Whenever I go by the Oakland Tribune building I get an acid flashback to 1980. At the time I had spent the previous couple of years homeless and living on the streets of San Francisco, or working as a bike messenger and renting out flophouse hotelrooms in the Tenderloin. But, after getting one too many knives pressed up against my neck, I decide to see if I could clean up my act and see if I could make a life for myself. Seemed worth a try.
So I took several showers, bought a set of clean clothes, and applied for a job a the Oakland Tribune. I had always been interested in a career in journalism. Mostly from reading “Jimmy Olsen – Cub Reporter” comicbooks as a kid. It seemed like an exciting field, chasing after crime scenes and making witty repartee with Lois Lane and Perry White, the editor (“Don’t call me Chief!”). Plus, Jimmy Olsen was “Superman’s best pal.” Which seemed like a great fringe benefit of the reporter’s life. (Like most of my life’s ambitions, they were directly culled from the comicbooks of my youth.)
My plan was to start at the bottom, like Jimmy Olsen, and work my way up to the top. My plan worked beautifully. Well, half of it. I got a minimum wage job in the phone sales department selling subscriptions. And I stayed there for 5 months until I finally quit in disgust.
They had one good sales pitch: “Buy one month and get the second month ABSOLUTELY free!” For some reason, it was the added “absolutely that made the sales pitch work. But even then, you’d have to dial 200 numbers and get 200 rejections before you got even one nibble. In fact, the job was mind-numbingly boring.
My problem as a salesman was: The boss always stressed: “The first two ‘no’s” count as ‘maybes.'” But I always stupidly assumed that no meant no. And never pushed the issue. So I was a complete loser.
The whole set-up reminded me of high school. We all sat at these desks under fluorescent lights, writing down boring information on our note-pads, while the teacher/supervisor glared at us from the desk up front. I realized: This is what they had been preparing me for all those years in school.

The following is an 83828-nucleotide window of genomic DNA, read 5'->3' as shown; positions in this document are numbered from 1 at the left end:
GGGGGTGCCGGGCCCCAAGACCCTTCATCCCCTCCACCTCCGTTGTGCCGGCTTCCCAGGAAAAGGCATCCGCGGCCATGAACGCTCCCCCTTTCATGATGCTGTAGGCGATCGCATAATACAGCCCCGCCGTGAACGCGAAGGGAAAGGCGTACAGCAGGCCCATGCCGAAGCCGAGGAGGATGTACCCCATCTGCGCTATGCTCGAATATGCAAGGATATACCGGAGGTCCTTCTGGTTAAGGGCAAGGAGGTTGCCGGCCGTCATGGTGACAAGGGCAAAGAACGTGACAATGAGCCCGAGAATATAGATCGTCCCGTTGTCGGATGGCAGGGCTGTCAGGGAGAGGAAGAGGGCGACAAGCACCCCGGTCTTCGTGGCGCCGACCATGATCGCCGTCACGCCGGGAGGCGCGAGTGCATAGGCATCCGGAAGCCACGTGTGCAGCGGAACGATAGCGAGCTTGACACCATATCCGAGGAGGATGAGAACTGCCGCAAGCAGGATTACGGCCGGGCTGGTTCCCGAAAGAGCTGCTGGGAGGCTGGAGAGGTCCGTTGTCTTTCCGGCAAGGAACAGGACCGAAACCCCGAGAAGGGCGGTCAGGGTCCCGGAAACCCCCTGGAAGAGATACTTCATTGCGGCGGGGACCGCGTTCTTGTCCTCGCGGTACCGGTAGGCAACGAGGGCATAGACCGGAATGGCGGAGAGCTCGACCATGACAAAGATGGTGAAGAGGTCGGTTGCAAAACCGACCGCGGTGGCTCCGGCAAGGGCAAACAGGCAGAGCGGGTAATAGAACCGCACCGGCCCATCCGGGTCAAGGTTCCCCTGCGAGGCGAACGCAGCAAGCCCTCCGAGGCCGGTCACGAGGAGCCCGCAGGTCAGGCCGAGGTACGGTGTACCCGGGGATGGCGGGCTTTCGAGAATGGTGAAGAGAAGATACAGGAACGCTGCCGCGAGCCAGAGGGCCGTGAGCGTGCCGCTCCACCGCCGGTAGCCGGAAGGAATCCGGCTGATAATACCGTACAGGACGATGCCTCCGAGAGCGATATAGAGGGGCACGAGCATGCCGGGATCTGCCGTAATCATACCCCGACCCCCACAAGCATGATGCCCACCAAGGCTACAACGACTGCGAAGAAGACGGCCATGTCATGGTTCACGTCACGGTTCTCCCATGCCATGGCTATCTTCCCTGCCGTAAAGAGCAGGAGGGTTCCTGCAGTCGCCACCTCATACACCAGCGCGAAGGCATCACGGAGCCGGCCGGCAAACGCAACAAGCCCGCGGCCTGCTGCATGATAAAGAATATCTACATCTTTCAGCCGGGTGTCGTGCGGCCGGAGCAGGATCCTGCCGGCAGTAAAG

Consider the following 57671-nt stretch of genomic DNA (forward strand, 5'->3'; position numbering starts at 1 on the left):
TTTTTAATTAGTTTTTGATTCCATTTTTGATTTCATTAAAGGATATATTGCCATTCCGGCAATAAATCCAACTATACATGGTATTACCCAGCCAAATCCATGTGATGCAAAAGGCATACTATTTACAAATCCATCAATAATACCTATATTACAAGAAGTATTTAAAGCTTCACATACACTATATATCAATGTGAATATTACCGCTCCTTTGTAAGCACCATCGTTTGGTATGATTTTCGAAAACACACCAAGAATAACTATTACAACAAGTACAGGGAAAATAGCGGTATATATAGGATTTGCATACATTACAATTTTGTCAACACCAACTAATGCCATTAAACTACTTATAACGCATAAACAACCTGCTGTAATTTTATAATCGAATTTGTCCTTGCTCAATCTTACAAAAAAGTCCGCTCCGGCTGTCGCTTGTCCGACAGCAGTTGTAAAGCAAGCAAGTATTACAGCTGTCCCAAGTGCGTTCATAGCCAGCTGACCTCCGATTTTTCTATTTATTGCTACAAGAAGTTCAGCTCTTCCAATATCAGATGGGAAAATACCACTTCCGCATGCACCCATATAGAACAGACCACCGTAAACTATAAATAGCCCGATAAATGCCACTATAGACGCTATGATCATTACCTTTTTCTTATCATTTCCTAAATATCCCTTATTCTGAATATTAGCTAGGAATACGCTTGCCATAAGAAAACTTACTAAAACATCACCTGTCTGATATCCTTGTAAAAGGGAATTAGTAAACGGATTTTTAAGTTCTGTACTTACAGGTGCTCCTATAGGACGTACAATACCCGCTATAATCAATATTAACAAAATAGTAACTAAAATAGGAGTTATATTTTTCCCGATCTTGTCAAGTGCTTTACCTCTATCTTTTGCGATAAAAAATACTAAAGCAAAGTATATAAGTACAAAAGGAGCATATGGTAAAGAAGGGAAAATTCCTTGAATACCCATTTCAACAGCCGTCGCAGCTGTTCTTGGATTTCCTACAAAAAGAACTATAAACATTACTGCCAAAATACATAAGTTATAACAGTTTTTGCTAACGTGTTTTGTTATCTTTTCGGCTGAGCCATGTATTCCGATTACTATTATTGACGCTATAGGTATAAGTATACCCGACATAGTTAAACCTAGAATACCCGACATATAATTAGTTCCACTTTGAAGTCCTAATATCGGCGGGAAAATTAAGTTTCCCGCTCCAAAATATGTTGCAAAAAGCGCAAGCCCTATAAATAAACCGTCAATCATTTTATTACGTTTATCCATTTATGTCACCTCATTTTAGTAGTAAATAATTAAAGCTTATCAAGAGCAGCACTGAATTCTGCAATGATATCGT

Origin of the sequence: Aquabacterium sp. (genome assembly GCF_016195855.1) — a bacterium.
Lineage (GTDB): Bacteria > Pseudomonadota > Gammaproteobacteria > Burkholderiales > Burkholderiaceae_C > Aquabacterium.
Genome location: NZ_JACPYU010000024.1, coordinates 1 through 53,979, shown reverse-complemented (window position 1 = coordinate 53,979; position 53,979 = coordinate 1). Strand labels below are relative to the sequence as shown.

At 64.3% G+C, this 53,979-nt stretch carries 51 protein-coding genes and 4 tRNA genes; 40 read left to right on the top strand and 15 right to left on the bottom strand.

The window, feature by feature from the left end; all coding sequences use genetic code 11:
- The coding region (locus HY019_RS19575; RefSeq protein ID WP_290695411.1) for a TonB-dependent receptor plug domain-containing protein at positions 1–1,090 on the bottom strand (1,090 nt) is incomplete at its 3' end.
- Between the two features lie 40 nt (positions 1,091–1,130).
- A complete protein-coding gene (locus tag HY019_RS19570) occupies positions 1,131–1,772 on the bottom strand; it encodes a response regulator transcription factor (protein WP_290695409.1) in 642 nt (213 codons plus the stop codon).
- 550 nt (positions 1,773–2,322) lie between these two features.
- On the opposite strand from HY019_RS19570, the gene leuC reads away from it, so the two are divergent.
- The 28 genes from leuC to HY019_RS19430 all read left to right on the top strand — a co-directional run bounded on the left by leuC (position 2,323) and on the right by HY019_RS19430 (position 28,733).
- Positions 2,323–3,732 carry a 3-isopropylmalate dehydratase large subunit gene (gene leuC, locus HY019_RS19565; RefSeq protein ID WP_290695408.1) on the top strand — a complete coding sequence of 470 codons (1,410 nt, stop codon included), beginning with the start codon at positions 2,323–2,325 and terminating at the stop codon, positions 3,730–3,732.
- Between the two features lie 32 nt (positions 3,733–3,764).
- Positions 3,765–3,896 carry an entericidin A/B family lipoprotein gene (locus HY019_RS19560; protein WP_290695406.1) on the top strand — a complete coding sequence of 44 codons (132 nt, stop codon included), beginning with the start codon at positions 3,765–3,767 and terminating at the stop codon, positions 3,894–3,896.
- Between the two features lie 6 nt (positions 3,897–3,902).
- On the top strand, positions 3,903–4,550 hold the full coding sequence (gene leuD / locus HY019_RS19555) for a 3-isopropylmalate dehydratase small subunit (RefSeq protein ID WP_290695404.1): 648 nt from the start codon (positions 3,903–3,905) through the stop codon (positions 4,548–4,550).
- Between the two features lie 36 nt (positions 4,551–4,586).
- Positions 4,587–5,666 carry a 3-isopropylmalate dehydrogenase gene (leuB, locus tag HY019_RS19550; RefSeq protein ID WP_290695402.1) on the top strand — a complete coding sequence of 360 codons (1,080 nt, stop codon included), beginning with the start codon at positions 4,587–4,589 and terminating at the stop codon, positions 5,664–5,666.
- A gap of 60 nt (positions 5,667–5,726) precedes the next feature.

The top phonesales person on our floor was this huge, middle-aged woman, about 6-foot-2 with a huge beehive hairdo that seemed to add another 6 inches, and glasses right out of the “Far Side.” But she had the cutest, sexiest, giggling, purring voice you ever heard. Guys would order 3 or 4 different subscriptions and try to ask her out on dates. She was smooth. She could make a phone sales pitch for a newspaper subscription sound better than phone sex.
The only real excitement was when an earthquake hit one day. The phoneroom was on the 9th floor of the Oakland Tribune building, and you could actually feel that old building swaying back and forth. Back and forth. A very queasy feeling. For a second I thought the building might actually snap in half and we’d all plummet to our deaths, and subscriptions to the Oakland Tribune would come to a grinding halt. But no such luck.
My only career “advancement” was when somebody saw some of the cartoons I used to feverishly doodle on my note-pad while I was making calls. And hired me to draw a caricature of Billy Martin, the baseball manager, for an in-house promotion about the Oakland A’s. But if that rag had had any balls they would have immediately hired me to write a 5-days-a-week column on any subjects I desired. Within two weeks I guarantee you, they would have had a thousand outraged letters-to-the-editor demanding I be fired, as well as half of their advertisers dropping out of the paper in protest. (Them newspaper guys are always saying: “There’s no such thing as bad publicity.” But you’d be surprised how FEW of these gutless editors have the balls to actually test that premise!)
Anyways, after about 5 months I couldn’t stand that job anymore, and the idea of having knives pressed up against my neck really didn’t seem all that bad. So I quit my job and reverted back to my Skid Row lifestyle.